Chinese authorities say viral pneumonia outbreak is not Sars, Mers or bird flu

Health surveillance officers waiting to scan passengers at Hong Kong International Airport on Jan 4, 2020. PHOTO: AP

BEIJING (AFP) - China on Sunday (Jan 5) said a mysterious viral pneumonia outbreak that has affected 59 people was not the flu-like virus Sars that killed hundreds more than a decade ago.

The infection was first reported last week in Wuhan, a central Chinese city with a population of over 11 million - leading to online speculation about a resurgence of the highly contagious Sars virus.

"We have excluded several hypotheses, in particular the fact that it is a flu, an avian flu, an adenovirus, severe acute respiratory syndrome (Sars) or Middle East Respiratory Syndrome (Mers)," the Wuhan health commission said.

Wuhan police on Wednesday said they had punished eight people for "publishing or forwarding false information on the internet without verification." The health commission said that seven of the 59 patients are seriously ill but that none have died. All are being treated in quarantine.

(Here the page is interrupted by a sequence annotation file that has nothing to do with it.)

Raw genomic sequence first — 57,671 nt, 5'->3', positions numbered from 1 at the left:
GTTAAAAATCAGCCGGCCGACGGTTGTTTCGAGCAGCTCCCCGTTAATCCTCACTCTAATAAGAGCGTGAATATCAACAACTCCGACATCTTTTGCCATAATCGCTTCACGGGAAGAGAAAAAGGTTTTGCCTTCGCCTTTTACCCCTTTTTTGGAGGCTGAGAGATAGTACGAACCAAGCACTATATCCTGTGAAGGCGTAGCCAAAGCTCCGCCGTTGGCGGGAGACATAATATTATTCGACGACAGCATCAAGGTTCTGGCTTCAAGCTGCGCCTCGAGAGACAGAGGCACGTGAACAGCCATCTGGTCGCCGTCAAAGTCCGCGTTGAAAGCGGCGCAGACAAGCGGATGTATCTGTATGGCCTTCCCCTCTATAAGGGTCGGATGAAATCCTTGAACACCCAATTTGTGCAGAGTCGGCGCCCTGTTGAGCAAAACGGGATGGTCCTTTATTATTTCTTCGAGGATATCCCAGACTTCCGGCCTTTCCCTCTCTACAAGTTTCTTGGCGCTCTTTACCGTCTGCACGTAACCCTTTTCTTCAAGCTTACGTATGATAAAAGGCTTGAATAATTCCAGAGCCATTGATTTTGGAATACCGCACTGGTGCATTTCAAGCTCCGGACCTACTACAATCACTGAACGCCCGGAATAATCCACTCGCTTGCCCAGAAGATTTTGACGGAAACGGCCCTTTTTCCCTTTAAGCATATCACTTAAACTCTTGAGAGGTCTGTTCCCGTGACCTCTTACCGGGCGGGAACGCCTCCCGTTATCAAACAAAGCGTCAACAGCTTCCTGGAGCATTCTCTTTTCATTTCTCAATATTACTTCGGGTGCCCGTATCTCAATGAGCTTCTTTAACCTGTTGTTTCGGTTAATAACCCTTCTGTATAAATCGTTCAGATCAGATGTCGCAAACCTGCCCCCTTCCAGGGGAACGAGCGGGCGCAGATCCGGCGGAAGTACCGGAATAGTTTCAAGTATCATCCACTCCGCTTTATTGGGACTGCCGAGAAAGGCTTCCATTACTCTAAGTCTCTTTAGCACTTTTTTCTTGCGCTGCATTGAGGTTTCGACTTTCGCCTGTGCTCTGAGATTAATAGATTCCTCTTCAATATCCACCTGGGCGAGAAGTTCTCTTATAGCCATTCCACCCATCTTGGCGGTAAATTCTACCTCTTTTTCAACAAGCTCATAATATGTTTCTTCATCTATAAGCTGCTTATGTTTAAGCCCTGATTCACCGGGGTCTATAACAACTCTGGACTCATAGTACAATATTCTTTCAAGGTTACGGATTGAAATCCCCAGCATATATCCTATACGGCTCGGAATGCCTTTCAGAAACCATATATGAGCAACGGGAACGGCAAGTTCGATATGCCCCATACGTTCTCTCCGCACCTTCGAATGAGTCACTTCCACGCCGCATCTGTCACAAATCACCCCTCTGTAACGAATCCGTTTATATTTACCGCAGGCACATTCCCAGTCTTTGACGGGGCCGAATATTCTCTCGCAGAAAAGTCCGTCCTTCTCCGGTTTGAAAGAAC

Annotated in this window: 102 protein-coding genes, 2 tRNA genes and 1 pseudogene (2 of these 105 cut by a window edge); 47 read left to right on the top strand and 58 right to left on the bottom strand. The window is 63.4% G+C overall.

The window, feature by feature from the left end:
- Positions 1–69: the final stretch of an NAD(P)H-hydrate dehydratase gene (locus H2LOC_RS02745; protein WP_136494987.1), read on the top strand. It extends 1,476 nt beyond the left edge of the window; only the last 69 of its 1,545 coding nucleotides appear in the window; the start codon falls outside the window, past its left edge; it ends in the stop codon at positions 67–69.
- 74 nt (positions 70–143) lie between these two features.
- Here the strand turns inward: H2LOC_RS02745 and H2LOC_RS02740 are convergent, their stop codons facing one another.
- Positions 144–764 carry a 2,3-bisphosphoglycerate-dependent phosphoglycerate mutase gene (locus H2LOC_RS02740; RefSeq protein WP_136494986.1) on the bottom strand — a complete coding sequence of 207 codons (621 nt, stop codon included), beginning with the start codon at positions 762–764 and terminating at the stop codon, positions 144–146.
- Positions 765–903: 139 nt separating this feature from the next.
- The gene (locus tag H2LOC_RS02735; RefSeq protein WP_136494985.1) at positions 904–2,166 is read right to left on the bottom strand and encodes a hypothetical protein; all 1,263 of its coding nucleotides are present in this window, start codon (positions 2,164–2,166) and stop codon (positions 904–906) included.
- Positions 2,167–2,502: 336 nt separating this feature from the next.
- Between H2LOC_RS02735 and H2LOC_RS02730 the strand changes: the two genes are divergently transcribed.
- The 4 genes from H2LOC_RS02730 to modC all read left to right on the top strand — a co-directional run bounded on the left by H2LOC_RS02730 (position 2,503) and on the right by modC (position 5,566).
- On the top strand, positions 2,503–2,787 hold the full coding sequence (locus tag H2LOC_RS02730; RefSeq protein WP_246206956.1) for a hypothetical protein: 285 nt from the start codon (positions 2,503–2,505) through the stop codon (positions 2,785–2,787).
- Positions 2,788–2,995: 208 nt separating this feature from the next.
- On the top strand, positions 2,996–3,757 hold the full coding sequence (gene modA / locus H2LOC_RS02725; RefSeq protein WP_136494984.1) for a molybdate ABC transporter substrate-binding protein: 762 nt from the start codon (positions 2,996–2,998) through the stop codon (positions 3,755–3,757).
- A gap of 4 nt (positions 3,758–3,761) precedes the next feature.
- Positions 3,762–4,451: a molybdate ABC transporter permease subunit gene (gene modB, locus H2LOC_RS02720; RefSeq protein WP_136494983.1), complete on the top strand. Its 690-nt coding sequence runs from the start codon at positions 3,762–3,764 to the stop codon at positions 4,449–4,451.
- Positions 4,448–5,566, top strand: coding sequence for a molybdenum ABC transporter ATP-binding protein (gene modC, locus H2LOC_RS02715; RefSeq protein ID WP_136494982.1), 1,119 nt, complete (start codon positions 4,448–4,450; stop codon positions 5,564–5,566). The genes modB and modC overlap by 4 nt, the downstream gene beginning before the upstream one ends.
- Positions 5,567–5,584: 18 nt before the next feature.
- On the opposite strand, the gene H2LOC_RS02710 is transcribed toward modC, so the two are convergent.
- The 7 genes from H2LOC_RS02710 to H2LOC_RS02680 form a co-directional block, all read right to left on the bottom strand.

The infection broke out between 12 and 29 December, with some of the patients employed at a seafood market in the city that has since been closed for disinfection. No obvious evidence of human-to-human transmission has been found so far, it added.

"The reported link to a wholesale fish and live animal market could indicate an exposure link to animals," the World Health Organisation (WHO) said on Sunday.

The symptoms reported in patients were mainly fever, with a few patients having difficulty in breathing and chest radiographs showing invasive lesions on both lungs.

"The symptoms reported among the patients are common to several respiratory diseases, and pneumonia is common in the winter season," said the WHO, adding that the concentration of cases should be handled "prudently".

It said it was against imposing any travel or trade restrictions on China.

SPH Brightcove Video
When The Straits Times visited Wuhan on Jan 10, 2020, residents in the central Chinese city appeared unperturbed by the mysterious viral outbreak. The Wuhan Huanan Seafood Wholesale Market is believed to be the epicentre of the coronavirus epidemic.

WHO criticised China for under-reporting the number of cases following the outbreak.

China sacked its then health minister Zhang Wenkang for the poor handling of the crisis, several months after the first case was reported. WHO announced that China was free of SARS in May 2004.

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